Step 6 Confirm And Verify Your Full Reinstatement.

Make sure the bank got your payment, and then make the mortgage holder's lawyers and auctioneers aware that your bank got a full reinstatement payment (if your foreclosure is far enough they need to know).

Step 7 Make Your Next Payment On Time.

Don't think for a minute that because you just made a huge payment that you will get any extra grace period when the next payment comes up. If you miss a mortgage payment you will end up back in the same place except the lender will be even less likely to offer options because you now look like a repeat offender. Be sure you know exactly what you owe and when you owe it. Some people missed so many mortgage payments they may have had some adjustment since they last made a regular monthly payment. In some cases, especially with a full reinstatement date near the end of a month, the bank includes the next payment as a part of the full reinstatement. Just be 100% sure you know exactly what you owe for a mortgage payment and make it on time. If you accomplish all of these steps your foreclosure trouble should be over and you may move forward almost like nothing ever happened. Note however that while a full reinstatement puts everthing on an even keel with the bank, the history of your late payments remain on your credit report and you will need to work on raising your credit score.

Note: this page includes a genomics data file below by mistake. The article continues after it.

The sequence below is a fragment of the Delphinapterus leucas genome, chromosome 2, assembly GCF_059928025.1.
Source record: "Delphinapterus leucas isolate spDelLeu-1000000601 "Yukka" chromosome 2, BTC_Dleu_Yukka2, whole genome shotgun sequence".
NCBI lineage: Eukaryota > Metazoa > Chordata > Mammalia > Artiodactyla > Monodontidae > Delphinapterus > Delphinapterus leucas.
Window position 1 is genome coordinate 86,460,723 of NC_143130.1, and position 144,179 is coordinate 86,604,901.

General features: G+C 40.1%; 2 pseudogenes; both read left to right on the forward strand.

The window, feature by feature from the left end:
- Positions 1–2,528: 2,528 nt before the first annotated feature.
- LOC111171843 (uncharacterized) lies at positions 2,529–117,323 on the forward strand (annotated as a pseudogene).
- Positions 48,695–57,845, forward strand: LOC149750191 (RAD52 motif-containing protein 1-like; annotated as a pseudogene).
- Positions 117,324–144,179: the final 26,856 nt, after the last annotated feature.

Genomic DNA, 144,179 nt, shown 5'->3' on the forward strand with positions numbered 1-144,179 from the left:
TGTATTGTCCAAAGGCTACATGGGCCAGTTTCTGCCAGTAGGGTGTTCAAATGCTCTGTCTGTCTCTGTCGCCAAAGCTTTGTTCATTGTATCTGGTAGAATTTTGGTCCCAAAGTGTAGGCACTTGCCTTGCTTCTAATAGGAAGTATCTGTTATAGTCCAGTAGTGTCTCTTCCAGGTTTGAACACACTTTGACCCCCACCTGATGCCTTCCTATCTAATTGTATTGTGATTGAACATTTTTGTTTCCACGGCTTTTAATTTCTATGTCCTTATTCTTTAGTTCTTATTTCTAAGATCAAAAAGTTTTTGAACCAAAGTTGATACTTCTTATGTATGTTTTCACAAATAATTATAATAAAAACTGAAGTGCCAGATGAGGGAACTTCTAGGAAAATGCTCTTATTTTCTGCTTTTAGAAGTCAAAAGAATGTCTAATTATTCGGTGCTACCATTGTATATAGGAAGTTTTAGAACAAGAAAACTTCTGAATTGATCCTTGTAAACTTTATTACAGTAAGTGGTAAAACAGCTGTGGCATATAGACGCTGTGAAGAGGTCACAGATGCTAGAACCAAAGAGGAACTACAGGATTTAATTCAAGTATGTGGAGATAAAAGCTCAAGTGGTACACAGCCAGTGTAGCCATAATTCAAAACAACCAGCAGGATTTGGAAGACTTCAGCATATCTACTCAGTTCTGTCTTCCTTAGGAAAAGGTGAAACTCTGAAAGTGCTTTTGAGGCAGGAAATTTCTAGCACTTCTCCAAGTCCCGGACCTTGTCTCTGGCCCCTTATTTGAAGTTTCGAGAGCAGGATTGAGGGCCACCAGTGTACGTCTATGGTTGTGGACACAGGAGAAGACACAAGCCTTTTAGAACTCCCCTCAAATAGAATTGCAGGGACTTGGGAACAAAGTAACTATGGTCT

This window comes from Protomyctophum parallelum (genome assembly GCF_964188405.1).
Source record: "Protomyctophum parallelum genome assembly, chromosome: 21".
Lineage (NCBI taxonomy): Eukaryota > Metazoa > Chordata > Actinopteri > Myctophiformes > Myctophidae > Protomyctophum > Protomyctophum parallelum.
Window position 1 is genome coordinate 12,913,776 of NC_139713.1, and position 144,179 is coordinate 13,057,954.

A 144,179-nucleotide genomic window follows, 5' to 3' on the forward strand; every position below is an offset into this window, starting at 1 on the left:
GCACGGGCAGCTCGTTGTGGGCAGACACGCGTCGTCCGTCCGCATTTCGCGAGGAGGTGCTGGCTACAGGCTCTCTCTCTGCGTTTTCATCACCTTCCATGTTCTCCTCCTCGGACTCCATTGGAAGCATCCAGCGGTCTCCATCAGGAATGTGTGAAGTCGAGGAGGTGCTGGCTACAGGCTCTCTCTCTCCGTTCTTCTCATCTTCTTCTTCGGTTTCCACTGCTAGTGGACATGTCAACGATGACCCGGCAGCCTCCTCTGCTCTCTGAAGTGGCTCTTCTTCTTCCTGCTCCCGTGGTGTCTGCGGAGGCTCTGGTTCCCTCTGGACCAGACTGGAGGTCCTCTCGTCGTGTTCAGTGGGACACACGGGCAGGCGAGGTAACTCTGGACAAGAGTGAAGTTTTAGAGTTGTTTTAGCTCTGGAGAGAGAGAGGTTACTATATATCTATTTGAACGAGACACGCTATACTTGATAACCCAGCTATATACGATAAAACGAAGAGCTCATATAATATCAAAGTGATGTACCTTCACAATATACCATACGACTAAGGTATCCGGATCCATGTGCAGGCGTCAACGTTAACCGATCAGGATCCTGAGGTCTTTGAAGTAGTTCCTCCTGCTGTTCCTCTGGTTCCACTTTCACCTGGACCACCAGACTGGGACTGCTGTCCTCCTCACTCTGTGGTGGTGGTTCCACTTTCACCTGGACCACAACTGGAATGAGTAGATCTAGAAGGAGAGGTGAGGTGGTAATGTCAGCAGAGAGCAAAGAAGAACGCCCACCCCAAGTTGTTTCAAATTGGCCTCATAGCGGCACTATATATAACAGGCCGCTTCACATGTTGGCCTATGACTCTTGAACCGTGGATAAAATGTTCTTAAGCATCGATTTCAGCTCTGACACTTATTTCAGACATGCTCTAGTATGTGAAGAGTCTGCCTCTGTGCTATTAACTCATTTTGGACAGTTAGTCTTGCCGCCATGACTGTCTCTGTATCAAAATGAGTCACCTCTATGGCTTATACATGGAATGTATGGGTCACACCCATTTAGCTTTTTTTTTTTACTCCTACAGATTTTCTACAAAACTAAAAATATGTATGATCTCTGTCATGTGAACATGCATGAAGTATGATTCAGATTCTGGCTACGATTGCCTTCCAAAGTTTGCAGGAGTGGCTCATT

If you think this process is to much for you to do alone, we can direct you to a professional loan modification firm with a proven track record, who can help you to save your home.